I was always quite skeptical to the concept of so called “tweets” which rarely seemed to hold much meaning in their 140 characters. If you’ve read my blog posts you know that expressing deep meaning with just a few words was never an art I mastered. For the sake of the blog however I reluctantly resigned to my fate as a “twitter user”. I have now found that sometimes interesting things do surface, even on twitter. About two weeks ago something caught my attention.
@Lawilc01 Randomly reading an MMO Champ thread about raiding, just found out there’s an EU WoW guild specifically for people w/ social anxiety.
I instantly knew that I needed to get myself an interview with someone from this guild. It was too interesting to pass up. So I wrote the GM who was friendly and very helpful.
Guild: Paranoid – GM: Mipsy
Server: Emerald Dream EU
Main faction: Alliance
Game: World of Warcraft
On Paranoid’s website the following description is given of the guild:
“Paranoid is a guild for the socially awkward, the shy, the people who’d like to raid, but get a headache just thinking about all the things they could screw up. The people who type a message to someone who’s LFM in trade, then backspace, then type, backspace, type, stare at what they’ve written, backspace again and go quest on their own. And if they do press enter, they’re relieved if they get the reply: ‘Sorry, full.’
The people who’ve never seen Naxxramas or even vanilla dungeons, because the thought of grouping with strangers (or even guildies) freaks them out. The people who don’t like talking in gchat. The people who are actually quite lively in gchat, but refuse to speak on vent. The people who would like to try tanking, but haven’t gotten any further than taunting mobs off the NPCs on that pvp island between Conquest Hold and Amberpine Lodge in Grizzly Hills. The people who’d like to see all the game content, not just the stuff you can solo. But if you want to solo, you just do it, without others trying to press you into grouping/talking/whatever.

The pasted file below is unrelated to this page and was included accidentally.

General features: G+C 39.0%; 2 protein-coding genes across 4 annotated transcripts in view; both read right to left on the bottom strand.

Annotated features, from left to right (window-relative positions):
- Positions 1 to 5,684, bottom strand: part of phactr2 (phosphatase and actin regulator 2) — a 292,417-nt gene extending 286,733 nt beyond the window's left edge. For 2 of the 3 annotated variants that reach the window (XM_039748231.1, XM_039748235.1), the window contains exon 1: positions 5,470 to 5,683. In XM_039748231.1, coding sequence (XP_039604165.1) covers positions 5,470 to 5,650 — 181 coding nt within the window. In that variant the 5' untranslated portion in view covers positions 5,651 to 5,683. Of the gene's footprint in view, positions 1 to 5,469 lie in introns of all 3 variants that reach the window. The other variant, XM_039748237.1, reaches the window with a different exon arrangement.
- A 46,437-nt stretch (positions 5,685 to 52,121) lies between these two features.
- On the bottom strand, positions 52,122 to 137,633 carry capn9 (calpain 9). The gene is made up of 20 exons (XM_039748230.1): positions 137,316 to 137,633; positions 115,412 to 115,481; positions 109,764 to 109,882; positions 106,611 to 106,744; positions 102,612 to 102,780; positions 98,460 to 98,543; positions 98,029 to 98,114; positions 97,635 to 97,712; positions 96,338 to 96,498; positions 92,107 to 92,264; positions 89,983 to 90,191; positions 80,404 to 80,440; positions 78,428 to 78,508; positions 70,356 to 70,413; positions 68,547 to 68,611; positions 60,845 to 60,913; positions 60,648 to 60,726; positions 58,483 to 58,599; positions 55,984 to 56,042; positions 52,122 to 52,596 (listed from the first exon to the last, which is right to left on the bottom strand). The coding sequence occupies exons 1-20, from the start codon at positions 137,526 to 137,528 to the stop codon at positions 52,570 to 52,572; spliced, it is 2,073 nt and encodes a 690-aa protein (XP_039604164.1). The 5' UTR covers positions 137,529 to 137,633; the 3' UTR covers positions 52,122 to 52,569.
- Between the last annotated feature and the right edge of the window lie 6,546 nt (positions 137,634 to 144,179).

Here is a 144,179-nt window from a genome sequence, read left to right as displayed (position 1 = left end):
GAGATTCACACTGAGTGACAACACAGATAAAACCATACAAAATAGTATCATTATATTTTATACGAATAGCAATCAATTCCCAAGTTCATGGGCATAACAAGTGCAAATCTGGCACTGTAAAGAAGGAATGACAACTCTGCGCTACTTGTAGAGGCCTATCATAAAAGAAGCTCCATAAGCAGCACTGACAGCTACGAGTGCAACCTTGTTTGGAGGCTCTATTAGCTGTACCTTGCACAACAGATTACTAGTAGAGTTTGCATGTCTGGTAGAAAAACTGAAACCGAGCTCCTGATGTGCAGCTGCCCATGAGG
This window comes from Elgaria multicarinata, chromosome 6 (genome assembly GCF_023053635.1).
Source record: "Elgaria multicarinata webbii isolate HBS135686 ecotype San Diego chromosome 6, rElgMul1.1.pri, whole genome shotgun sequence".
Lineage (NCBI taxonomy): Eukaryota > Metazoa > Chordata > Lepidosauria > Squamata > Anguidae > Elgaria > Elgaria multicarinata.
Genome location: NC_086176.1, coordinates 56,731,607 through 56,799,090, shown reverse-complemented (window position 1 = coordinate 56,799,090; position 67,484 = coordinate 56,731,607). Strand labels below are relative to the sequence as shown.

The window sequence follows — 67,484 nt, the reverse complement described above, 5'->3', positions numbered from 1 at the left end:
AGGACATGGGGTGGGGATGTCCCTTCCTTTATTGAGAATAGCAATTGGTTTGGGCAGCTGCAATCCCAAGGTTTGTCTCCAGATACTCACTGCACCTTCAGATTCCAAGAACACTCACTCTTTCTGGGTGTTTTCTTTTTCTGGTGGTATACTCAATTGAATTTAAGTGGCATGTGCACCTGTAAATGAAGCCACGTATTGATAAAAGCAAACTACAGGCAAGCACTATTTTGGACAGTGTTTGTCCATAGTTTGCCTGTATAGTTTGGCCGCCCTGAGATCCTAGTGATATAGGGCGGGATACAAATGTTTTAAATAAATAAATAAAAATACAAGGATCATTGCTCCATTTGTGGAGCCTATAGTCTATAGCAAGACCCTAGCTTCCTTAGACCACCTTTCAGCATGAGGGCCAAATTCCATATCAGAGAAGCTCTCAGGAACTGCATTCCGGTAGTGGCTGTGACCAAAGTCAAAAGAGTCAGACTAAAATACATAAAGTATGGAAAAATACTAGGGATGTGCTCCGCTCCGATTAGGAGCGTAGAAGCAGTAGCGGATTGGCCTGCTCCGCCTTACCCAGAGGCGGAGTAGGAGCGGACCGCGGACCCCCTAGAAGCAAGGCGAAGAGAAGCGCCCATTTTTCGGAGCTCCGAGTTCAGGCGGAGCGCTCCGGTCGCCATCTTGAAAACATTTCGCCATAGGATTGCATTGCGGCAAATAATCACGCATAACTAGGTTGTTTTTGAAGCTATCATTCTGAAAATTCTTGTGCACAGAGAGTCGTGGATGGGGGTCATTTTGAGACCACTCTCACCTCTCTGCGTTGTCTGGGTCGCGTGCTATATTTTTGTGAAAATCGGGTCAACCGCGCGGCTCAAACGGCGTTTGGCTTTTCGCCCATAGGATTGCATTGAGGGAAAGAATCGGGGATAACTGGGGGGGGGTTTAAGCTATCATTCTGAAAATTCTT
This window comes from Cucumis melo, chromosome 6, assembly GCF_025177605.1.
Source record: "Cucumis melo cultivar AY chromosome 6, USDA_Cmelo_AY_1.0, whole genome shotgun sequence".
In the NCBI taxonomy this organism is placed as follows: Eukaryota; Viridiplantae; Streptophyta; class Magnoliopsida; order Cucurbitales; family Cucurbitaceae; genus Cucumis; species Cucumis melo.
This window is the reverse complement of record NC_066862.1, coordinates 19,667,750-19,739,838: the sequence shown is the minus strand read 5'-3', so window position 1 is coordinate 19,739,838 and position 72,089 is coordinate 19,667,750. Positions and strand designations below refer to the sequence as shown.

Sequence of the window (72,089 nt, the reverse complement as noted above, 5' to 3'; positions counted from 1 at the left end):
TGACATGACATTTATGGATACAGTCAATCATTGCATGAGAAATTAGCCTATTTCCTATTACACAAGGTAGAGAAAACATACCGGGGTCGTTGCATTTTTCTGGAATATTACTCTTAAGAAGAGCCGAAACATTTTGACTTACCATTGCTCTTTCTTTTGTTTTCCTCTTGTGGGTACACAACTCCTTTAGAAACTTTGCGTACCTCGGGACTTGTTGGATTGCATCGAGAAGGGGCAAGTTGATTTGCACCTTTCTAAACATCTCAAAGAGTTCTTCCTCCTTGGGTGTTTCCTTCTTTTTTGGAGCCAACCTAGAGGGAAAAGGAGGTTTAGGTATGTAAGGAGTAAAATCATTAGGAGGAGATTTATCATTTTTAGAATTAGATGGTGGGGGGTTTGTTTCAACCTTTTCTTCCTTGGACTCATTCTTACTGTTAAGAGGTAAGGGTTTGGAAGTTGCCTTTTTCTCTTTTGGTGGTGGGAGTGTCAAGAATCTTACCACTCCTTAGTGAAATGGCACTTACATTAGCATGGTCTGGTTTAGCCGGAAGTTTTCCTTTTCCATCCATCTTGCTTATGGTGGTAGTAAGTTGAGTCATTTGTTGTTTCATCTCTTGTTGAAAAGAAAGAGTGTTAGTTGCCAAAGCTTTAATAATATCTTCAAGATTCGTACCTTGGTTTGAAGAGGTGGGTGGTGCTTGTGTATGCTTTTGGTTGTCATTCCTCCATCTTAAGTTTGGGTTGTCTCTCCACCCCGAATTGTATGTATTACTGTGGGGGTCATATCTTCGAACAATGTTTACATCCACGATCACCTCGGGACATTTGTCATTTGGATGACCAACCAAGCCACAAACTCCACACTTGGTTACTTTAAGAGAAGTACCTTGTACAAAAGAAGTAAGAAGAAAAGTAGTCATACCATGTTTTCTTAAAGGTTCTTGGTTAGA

Paranoid is a no-pressure guild and we have completed several current raids. We don’t demand you have your mains with us, we don’t ask you to read tactics and/or watch videos (I know it doesn’t help me at all!), we don’t care if you make a mistake that wipes the raid (seriously, we’re too busy worrying about our own mistakes), we won’t think badly of you if you suddenly need a break if you can’t take it anymore and it won’t cost you a raid spot. If you’d like to join with an alt and raid with us on a main, that’s fine!
We aimed to bring a bunch of people together who get this. Really get it. We want to play with the like-minded, who also sometimes say: ‘I’m out of social energy. I have to go’ or ‘I need to turn off gchat for a while.'”
Interview with Mipsy:
Could you give me a brief history of your guild? When was it founded, by who and why?
It was founded by a very nice lady called Mer in 2011; she wrote the guild intro on our front page about the guild ethos. I took over towards the end of Cata and mostly put myself in charge of raids, since a lot of people were saying they’d always wanted to raid but hadn’t dared to try in the past. These days we’re really just a social guild for people to chill in, we raid once or twice a week (had some roster issues in WoD, which seems more related to the state of the game than the guild), do some 5 mans, lfr, rep farms, and there’s a couple that persist with PvP for some ungodly reason.
How many members do you have at the moment?
500+ members, but really about 30ish regulars and a bunch of people who pop up now and then for a month then unsub. Lately though it’s anything between 3 and 15 people on most nights since most of us can’t find much to do outside of raids.
How do you keep a guild like like this alive and active?
Don’t think we’ve done anything particularly special. Most of the regulars use the forums and we do a lot of planning there, like if anyone wants to do something in particular. We encourage people to post their own stuff on the calendar and just ask for someone willing to lead it if they don’t want to do that themselves. I read all the applications we get and then talk to everyone that joins at some point to find out what they’re interested in doing, whether they’ve got any concerns about being in a guild, etc. We’ve also got guilds on the Horde side and now on FF14, so we can schedule other stuff there too.